2017 • December

Listen to Dr. Gaztambide narrate the Prologue of this piece: Prologue “When are you going to stop splitting like this?” I almost spilled my coffee. I often wondered why shrinks talk like this-using words like “splitting” and “distortion” and “automatic thoughts” as if they were a part of everyday language. They’re not. But we do […]

Welcome to the final issue of Psychotherapy Bulletin for 2017. This is a rich issue, and includes the final pieces in our “Difficult Dialogue” series, on powerful topics ranging from microaggressions in psychotherapy to self care and the difficulty of saying “no” to navigating politics in therapy sessions to responding to genocide; make sure and […]

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Throughout 2017, the Psychotherapy Research Committee and the Scholarship Domain have been providing Psychotherapy Bulletin articles with recommendations for sharing our research with others. In the first Bulletin issue of the year, we included suggestions for sharing our research with policy makers. In the second issue, we focused on sharing our research with psychotherapy clients. […]

Microaggressions have been linked to reductions in psychological and physical health (Sue, 2010). The term racial microaggression is a term first utilized by Pierce (1970) to describe the subtle, jarring, typically automatic or unconscious, verbal and nonverbal exchanges; often perceived as understated, insulting “put downs” directed at people of color. Sue et al. (2007) did […]

Acting in an ethical manner requires careful consideration, deliberation, consultation, and reflection (Knapp, VandeCreek, & Fingerhut, 2017). Answers to ethical dilemmas cannot be found through a quick internet search or superficially sought through queries on professional listservs. When faced with ethically ambiguous and challenging situations for which there appears to be no readily evident “right” […]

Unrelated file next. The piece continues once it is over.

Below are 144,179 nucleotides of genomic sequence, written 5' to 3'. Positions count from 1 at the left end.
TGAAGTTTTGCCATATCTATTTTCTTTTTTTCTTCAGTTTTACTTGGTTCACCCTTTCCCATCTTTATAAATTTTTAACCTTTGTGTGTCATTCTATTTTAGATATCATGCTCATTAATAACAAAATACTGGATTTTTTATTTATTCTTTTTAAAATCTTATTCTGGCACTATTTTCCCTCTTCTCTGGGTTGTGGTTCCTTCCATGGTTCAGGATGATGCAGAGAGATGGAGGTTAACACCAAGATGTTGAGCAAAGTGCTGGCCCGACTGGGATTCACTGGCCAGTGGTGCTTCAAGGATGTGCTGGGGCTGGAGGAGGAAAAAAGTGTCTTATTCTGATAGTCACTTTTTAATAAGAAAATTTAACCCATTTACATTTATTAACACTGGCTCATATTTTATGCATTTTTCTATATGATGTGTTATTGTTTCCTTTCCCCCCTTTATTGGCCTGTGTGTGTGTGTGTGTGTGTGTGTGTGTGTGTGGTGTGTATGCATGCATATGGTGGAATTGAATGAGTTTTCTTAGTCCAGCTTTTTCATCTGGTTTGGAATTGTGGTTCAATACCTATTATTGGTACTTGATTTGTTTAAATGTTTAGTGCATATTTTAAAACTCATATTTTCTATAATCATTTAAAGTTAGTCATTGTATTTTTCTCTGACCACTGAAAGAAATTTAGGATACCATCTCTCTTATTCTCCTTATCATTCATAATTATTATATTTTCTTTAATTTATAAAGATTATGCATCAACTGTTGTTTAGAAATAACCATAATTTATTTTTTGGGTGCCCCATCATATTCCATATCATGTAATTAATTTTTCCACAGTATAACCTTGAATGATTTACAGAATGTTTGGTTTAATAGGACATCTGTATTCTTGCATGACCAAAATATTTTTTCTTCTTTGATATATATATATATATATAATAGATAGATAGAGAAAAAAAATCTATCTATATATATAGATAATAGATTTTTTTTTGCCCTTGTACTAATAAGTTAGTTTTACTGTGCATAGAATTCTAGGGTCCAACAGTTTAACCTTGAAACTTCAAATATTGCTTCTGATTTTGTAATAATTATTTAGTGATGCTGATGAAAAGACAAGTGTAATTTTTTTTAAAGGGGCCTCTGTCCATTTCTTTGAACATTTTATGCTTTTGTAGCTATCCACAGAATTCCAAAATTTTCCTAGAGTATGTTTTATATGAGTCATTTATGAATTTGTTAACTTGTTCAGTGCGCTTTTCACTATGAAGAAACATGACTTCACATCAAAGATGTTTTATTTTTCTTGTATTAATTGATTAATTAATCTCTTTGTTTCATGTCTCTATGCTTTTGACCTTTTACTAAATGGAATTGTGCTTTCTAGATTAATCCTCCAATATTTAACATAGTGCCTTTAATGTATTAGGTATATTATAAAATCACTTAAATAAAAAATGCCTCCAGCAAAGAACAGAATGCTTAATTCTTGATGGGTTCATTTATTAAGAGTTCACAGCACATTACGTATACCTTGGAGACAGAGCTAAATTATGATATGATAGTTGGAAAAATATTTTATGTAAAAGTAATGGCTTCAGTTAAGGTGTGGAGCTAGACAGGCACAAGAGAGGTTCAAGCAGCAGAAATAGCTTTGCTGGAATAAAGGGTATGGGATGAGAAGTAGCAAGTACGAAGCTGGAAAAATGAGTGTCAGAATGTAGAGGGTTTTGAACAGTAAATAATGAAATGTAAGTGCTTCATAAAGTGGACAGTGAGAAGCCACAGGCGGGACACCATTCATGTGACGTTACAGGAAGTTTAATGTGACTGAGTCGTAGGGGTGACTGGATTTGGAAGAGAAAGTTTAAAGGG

by | Dec 30, 2017 | Public Policy

Developing a Visionary Perspective After nearly four decades of involvement at the federal policy level, we have come to appreciate how those who serve in higher office (whether within the Congress, the Administration, or their national professional associations) often develop an intuitive understanding of the “waves of change” and how their interests and expertise must […]

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Colin Kaepernick kneeling for Black Lives Matter. Protests at Standing Rock. Fighting against the elimination of Deferred Action for Childhood Arrivals (DACA). #MeToo. Social justice movements are abundantly present in our current political/cultural climate. Where is psychology’s role in these movements? What are our personal roles, as early career practitioners? How do we help those […]

Although a number of printed materials or professionals provide great tips on how to land an ideal psychology predoctoral internship, we at Division 29 were lucky to gather “real time” and valuable insider information. Current and recent psychology predoctoral interns from across the United States were recently asked to share their insights about the internship […]

If, indeed, the personal is political and the political is personal, where does that leave psychotherapists—whose profession is intensely personal—when clients voice strong political views counter to ours or when their political stress resonates with our own sense of a rending of the civic and cultural fabric of the country? In the aftermath of one […]

by | Dec 30, 2017 | Society News

In awarding Dr. Jeffrey Barnett a Presidential Citation on August 4, 2017, SAP President Jeffrey Zimmerman described Jeff as “an active and vital member of the Society for the Advancement of Psychotherapy, Division 29 of the American Psychological Association, serving in many important roles including its President and its Publications Board Chair” and noted his […]